Decisions of investors, much like the circular mills of the ants, are not made at the same time but in a sequence. People who invest in the Ponzi scheme assume that the scheme is a good bet simply because some of the people they know have already invested in it. So everyone ends up making the wrong decision because the initial investors get into the scheme by chance.
This happens because the attraction of easy money is something that investors cannot resist. Ponzi schemes offer the prospect of huge returns in a short period of time vis-a-vis other investments available in the market at that point of time. Greed also results when investors see people they know make money through the Ponzi. As Charles Kindleberger wrote in Manias, Panics and Crashes, "There is nothing so disturbing to one's well being and judgement as to see a friend get rich".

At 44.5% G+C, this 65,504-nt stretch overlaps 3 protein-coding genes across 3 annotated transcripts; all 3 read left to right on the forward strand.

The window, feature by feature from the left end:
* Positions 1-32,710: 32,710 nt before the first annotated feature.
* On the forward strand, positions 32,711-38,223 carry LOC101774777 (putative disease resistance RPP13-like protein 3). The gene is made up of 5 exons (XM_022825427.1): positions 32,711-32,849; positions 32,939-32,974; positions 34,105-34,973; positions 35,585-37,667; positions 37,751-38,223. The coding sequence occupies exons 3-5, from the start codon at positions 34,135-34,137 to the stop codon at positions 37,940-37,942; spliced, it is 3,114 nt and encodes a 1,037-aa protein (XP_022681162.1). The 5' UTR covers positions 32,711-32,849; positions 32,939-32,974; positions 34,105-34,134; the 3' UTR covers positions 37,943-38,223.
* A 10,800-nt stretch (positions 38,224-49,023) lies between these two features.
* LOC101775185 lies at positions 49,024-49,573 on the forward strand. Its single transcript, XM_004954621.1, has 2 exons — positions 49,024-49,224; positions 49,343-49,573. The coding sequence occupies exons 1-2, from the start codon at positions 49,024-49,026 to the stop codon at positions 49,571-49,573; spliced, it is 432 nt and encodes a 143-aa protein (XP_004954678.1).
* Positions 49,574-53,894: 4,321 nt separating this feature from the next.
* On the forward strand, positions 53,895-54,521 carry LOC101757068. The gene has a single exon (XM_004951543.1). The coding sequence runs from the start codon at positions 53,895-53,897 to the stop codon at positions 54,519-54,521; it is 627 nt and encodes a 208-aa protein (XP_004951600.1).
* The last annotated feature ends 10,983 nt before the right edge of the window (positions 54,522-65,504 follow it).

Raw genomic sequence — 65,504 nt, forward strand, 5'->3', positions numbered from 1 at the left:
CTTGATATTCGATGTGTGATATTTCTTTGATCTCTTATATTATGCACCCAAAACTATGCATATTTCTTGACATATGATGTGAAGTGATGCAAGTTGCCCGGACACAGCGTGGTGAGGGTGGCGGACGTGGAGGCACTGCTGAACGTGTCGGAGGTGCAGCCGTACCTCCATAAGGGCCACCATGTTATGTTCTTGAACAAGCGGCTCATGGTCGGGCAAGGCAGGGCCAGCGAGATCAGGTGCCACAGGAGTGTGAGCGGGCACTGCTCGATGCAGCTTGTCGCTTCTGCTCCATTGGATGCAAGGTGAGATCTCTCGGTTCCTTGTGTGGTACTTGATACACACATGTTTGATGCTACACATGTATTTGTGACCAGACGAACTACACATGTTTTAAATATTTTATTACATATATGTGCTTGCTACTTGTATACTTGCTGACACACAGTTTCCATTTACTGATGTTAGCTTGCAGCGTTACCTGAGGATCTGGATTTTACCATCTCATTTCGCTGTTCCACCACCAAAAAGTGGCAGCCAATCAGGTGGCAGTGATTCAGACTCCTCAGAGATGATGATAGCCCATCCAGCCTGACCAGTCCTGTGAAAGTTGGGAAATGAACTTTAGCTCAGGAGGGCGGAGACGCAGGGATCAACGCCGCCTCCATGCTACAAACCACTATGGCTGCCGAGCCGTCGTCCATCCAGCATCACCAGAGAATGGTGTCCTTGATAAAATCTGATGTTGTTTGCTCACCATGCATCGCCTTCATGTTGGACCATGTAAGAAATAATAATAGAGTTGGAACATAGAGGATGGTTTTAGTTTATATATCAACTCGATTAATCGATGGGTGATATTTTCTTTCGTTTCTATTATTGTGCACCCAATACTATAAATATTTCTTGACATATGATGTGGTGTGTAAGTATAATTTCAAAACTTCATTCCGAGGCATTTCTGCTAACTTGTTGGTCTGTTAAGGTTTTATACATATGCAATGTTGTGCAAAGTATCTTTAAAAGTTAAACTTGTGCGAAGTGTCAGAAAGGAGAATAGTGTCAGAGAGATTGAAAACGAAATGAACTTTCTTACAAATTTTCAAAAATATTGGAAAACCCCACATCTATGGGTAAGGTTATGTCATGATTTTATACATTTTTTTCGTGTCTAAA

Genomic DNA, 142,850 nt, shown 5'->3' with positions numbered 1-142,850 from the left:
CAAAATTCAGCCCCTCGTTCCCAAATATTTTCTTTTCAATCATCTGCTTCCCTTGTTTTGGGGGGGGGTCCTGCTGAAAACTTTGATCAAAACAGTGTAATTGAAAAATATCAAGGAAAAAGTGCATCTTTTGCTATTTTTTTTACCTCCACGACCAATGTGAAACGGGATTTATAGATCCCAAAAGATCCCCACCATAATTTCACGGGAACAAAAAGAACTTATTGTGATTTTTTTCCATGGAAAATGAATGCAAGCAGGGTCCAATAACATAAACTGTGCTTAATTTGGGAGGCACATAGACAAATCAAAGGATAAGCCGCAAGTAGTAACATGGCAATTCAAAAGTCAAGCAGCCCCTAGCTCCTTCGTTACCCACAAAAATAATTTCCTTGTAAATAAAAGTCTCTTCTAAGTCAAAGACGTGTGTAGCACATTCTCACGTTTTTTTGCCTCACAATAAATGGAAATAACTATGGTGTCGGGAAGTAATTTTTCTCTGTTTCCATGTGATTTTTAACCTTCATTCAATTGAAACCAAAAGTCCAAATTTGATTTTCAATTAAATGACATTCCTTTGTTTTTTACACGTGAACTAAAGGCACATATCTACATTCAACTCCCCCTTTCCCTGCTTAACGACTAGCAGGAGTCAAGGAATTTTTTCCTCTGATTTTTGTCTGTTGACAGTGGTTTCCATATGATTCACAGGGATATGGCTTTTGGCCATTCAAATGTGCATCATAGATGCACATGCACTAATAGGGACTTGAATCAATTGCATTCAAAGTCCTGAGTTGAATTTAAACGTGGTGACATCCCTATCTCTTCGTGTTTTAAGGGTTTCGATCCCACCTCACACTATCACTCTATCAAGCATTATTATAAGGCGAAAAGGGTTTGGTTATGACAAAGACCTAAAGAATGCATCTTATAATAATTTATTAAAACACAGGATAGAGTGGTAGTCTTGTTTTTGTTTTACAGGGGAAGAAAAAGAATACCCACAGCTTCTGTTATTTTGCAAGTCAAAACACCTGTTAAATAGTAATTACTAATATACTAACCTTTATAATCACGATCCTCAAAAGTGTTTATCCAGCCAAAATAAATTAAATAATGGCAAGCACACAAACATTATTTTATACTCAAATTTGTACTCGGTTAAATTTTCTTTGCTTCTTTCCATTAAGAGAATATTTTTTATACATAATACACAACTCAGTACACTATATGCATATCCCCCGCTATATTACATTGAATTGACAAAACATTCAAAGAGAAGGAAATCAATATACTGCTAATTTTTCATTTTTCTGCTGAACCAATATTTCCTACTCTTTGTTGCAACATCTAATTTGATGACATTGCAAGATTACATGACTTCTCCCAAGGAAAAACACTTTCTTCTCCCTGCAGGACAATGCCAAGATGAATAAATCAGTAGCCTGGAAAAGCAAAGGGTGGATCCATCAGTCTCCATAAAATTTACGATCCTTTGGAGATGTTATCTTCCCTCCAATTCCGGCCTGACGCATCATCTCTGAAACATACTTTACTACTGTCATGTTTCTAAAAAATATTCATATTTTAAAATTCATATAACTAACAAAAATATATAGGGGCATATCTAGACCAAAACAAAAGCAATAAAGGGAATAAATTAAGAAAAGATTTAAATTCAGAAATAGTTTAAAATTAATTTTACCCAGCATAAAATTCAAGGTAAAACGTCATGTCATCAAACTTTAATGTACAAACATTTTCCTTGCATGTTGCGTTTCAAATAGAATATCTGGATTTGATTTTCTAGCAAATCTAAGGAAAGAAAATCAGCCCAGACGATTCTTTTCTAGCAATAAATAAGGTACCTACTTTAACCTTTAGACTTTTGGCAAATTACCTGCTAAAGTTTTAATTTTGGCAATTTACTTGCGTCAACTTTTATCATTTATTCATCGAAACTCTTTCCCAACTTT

Overconfidence also has a part to play. Most people are confident that they won't become victims of financial frauds. This also leads them to invest in Ponzi schemes. Overconfidence is also at play when investors understand that they are getting into a Ponzi scheme, but they are still willing to enter the scheme, because they feel that some greater fools could be depended on to enter the scheme after they have and this would give them handsome returns on their investments.
The contract effect is also at play. It becomes relevant in the context of a Ponzi scheme when the prospective investor starts comparing the returns on the various other investment avenues available in the market at that point of time. The high returns of offered by a Ponzi stand out clearly and attracts investors.
So a Ponzi just doesn't spread only because of a weak banking structure though that might be true in the case of Sahara or even Saradha chit fund. Also it is important to remember the first sentence in Shiller's definition of a Ponzi scheme, which is: "A Ponzi scheme involves a plausible but unverifiable story about how money is made for the investors."